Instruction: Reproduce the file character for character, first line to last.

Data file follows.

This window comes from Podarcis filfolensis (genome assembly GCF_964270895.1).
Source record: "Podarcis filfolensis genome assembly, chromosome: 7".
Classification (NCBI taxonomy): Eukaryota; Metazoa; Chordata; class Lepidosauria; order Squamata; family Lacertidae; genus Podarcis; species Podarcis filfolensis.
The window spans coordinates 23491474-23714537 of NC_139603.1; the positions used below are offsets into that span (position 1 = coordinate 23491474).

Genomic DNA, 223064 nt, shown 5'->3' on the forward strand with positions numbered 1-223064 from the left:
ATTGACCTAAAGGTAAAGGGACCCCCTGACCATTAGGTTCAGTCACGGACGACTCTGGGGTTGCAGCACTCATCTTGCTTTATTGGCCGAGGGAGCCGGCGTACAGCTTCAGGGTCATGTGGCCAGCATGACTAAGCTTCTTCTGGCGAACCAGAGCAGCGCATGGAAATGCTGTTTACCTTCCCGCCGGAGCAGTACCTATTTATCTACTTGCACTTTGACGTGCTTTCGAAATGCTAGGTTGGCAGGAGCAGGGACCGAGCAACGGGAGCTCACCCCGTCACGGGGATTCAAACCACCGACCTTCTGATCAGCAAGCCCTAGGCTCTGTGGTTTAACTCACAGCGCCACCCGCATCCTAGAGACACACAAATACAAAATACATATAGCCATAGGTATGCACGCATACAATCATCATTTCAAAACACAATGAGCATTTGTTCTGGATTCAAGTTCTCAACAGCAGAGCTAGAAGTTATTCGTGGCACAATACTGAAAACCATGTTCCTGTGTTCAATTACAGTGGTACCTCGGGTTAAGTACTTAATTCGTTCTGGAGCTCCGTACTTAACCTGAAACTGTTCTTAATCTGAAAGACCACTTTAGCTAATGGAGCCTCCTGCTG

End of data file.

This window comes from Podarcis filfolensis (genome assembly GCF_964270895.1).
Source record: "Podarcis filfolensis genome assembly, chromosome: 7".
Classification (NCBI taxonomy): Eukaryota; Metazoa; Chordata; class Lepidosauria; order Squamata; family Lacertidae; genus Podarcis; species Podarcis filfolensis.
The window spans coordinates 23491474-23714537 of NC_139603.1; the positions used below are offsets into that span (position 1 = coordinate 23491474).

Genomic DNA, 223064 nt, shown 5'->3' on the forward strand with positions numbered 1-223064 from the left:
ATTGACCTAAAGGTAAAGGGACCCCCTGACCATTAGGTTCAGTCACGGACGACTCTGGGGTTGCAGCACTCATCTTGCTTTATTGGCCGAGGGAGCCGGCGTACAGCTTCAGGGTCATGTGGCCAGCATGACTAAGCTTCTTCTGGCGAACCAGAGCAGCGCATGGAAATGCTGTTTACCTTCCCGCCGGAGCAGTACCTATTTATCTACTTGCACTTTGACGTGCTTTCGAAATGCTAGGTTGGCAGGAGCAGGGACCGAGCAACGGGAGCTCACCCCGTCACGGGGATTCAAACCACCGACCTTCTGATCAGCAAGCCCTAGGCTCTGTGGTTTAACTCACAGCGCCACCCGCATCCTAGAGACACACAAATACAAAATACATATAGCCATAGGTATGCACGCATACAATCATCATTTCAAAACACAATGAGCATTTGTTCTGGATTCAAGTTCTCAACAGCAGAGCTAGAAGTTATTCGTGGCACAATACTGAAAACCATGTTCCTGTGTTCAATTACAGTGGTACCTCGGGTTAAGTACTTAATTCGTTCTGGAGCTCCGTACTTAACCTGAAACTGTTCTTAATCTGAAAGACCACTTTAGCTAATGGAGCCTCCTGCTG